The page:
BLM to develop EISs for fuel breaks and fuel reduction

The programmatic Environmental Impact Statements would streamline approvals for projects

Above: A fuel break created along a road by mowing. BLM photo.

(Originally published at 9:55 a.m. MDT December 30, 2017)

In May the U.S. Geological Survey began an effort to study fuel breaks in the Great Basin to evaluate their effectiveness as well as the ecological costs and benefits. On December 22 the Bureau of Land Management announced the agency is proposing to develop two Environmental Impact Statements (EIS) for BLM lands in the states of Idaho, Oregon, Nevada, California, Utah, and Washington. One will cover the construction of fuel breaks while the other is for fuels reduction and rangeland restoration.

The process is expected to result in two programmatic EIS documents that would cover projects region-wide to gain efficiencies in subsequent National Environmental Policy Act (NEPA) analyses. The blanket approval will mean that individual landscape-scale fuel breaks and fuel reduction proposals will only need minor additional environmental reviews to proceed.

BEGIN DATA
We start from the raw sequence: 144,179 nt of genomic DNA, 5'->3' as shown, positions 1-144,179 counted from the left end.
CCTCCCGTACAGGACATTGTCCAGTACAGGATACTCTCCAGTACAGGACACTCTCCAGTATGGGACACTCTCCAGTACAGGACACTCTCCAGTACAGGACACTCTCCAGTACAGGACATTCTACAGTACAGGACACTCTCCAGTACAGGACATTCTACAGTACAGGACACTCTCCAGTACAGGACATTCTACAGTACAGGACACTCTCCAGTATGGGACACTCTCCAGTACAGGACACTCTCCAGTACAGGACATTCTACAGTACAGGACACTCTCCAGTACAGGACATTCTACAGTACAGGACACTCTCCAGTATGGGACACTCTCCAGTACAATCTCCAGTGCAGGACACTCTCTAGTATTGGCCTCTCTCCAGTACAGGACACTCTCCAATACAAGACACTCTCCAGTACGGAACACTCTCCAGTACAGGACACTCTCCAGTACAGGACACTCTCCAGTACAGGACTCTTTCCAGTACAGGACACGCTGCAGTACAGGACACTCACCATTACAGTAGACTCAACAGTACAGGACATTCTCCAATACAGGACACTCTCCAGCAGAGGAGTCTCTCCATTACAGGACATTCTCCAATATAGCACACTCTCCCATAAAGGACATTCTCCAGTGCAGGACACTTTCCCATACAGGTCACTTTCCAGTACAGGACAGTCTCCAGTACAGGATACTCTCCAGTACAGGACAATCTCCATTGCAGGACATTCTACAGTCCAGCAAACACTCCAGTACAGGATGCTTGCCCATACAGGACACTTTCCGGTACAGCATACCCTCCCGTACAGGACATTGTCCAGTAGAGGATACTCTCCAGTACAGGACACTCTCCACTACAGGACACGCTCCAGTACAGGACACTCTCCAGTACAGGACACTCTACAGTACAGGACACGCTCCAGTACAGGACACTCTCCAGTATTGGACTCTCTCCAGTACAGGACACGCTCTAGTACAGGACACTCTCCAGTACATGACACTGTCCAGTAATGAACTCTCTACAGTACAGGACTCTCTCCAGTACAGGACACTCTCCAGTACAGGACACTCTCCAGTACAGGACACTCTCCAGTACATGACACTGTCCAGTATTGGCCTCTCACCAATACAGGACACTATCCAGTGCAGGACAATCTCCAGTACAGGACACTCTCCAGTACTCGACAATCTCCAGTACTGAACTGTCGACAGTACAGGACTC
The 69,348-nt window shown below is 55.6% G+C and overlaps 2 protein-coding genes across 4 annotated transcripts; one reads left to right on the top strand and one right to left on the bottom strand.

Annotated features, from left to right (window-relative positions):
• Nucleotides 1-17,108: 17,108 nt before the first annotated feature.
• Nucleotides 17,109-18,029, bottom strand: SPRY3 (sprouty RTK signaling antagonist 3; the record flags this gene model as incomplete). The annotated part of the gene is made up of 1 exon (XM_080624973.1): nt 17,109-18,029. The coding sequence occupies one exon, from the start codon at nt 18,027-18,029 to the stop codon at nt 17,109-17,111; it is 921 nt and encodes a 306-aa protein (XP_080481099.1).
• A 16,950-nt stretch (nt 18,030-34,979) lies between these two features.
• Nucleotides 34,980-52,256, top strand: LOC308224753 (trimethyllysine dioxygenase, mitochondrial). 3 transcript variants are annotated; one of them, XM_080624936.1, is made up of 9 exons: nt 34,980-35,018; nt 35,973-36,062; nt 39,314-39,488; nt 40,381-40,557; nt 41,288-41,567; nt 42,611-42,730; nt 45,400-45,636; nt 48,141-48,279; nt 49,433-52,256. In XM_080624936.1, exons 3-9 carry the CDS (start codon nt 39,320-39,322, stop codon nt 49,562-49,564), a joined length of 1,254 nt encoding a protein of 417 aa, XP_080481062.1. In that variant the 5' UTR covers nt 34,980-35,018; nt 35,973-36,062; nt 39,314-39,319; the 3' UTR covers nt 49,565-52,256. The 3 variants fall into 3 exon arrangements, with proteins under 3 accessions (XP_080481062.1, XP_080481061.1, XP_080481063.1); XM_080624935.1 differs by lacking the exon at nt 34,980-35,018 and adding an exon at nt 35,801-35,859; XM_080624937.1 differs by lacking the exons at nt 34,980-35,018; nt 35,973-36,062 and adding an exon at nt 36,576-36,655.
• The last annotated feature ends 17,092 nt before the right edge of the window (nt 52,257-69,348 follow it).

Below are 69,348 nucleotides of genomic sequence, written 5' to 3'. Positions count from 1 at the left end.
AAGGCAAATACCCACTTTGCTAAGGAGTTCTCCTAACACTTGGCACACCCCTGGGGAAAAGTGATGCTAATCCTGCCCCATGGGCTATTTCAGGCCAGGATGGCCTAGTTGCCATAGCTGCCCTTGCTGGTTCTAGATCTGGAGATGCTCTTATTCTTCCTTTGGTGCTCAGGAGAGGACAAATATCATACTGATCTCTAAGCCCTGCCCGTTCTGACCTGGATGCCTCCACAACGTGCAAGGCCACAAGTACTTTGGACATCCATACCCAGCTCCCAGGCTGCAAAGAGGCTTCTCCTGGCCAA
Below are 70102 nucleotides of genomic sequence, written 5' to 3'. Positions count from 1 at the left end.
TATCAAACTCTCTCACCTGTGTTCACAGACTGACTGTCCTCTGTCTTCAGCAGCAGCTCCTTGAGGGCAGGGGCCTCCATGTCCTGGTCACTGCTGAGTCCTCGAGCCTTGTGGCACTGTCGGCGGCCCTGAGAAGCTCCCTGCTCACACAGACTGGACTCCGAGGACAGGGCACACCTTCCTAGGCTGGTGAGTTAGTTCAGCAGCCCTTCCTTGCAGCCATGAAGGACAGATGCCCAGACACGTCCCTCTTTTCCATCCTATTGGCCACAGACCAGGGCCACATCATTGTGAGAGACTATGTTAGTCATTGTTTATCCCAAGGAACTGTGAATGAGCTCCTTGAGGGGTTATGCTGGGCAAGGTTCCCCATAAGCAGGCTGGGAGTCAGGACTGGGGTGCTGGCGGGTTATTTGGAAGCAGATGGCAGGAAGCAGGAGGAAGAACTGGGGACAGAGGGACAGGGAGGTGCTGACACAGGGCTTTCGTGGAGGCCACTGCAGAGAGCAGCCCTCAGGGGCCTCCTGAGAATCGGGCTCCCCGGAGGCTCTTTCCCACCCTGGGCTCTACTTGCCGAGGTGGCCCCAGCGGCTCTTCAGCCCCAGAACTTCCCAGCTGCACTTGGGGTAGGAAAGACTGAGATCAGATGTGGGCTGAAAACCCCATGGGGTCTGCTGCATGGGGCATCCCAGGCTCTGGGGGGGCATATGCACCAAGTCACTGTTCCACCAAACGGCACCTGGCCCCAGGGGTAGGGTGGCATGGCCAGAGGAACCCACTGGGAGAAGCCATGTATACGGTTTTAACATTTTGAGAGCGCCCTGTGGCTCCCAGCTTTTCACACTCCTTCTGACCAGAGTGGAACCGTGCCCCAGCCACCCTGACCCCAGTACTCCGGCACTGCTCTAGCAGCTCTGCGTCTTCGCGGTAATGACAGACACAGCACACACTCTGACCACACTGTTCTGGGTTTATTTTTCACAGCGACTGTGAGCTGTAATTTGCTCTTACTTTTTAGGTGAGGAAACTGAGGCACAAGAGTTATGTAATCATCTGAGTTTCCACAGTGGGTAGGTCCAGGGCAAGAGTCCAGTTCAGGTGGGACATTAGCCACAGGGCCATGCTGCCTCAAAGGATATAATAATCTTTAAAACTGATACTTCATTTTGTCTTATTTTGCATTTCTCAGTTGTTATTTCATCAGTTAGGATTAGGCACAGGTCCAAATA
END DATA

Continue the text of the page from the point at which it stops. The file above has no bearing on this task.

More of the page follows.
Fuel breaks are intended to interrupt the continuity of vegetation making it easier to control or stop the spread of wildfires. There is no guarantee of success since wind-blown burning embers can be lofted hundreds or thousands of feet ahead of a flaming front, crossing the breaks.

fuel break herbicide aerial application
An aircraft sprays herbicide on a BLM fuelbreak. BLM image.

Landscape-scale fuel reduction would slow the spread and reduce the intensity and resistance to control of a wildfire making it easier for firefighters to keep a small fire from becoming a megafire. Another goal of the vegetation modification is to restore the rangelands habitat in order to provide multiple use opportunities for user groups and habitat for plants and animals. The projects are designed to reduce the threat of habitat loss from fires and restore rangeland’s productivity while “supporting the western lifestyle”, the BLM said in a statement.

The public has until February 20, 2018 to submit comments related to the programmatic EISs by any of the following methods:

  • Website: https://go.usa.gov/xnQcG
  • Email: GRSG_PEIS@blm.gov.
  • Fax: 208–373–3805.
  • Mail: Jonathan Beck, 1387 S. Vinnell Way, Boise, ID 83709
BLM fuel break
BLM fuel break. BLM photo.